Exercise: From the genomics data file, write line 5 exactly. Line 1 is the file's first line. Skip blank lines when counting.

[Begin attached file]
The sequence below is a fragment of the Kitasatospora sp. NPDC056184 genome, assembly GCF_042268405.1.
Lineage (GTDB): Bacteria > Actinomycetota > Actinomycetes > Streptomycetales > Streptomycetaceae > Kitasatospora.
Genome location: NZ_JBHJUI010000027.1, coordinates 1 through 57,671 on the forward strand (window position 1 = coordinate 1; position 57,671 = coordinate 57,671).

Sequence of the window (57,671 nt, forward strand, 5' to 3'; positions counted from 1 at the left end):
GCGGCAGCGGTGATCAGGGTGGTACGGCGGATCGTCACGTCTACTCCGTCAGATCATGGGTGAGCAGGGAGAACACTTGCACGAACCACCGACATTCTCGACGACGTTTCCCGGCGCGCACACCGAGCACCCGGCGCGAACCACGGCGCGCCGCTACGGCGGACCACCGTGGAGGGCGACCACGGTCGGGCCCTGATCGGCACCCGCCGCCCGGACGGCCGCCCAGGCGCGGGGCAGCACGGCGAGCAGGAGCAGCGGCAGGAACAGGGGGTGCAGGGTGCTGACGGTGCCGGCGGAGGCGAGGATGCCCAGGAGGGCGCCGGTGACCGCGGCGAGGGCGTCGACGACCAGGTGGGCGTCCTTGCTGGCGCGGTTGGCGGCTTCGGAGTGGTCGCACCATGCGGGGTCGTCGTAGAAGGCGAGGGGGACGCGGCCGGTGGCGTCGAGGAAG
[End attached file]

GCGGCAGCGGTGATCAGGGTGGTACGGCGGATCGTCACGTCTACTCCGTCAGATCATGGGTGAGCAGGGAGAACACTTGCACGAACCACCGACATTCTCGACGACGTTTCCCGGCGCGCACACCGAGCACCCGGCGCGAACCACGGCGCGCCGCTACGGCGGACCACCGTGGAGGGCGACCACGGTCGGGCCCTGATCGGCACCCGCCGCCCGGACGGCCGCCCAGGCGCGGGGCAGCACGGCGAGCAGGAGCAGCGGCAGGAACAGGGGGTGCAGGGTGCTGACGGTGCCGGCGGAGGCGAGGATGCCCAGGAGGGCGCCGGTGACCGCGGCGAGGGCGTCGACGACCAGGTGGGCGTCCTTGCTGGCGCGGTTGGCGGCTTCGGAGTGGTCGCACCATGCGGGGTCGTCGTAGAAGGCGAGGGGGACGCGGCCGGTGGCGTCGAGGAAG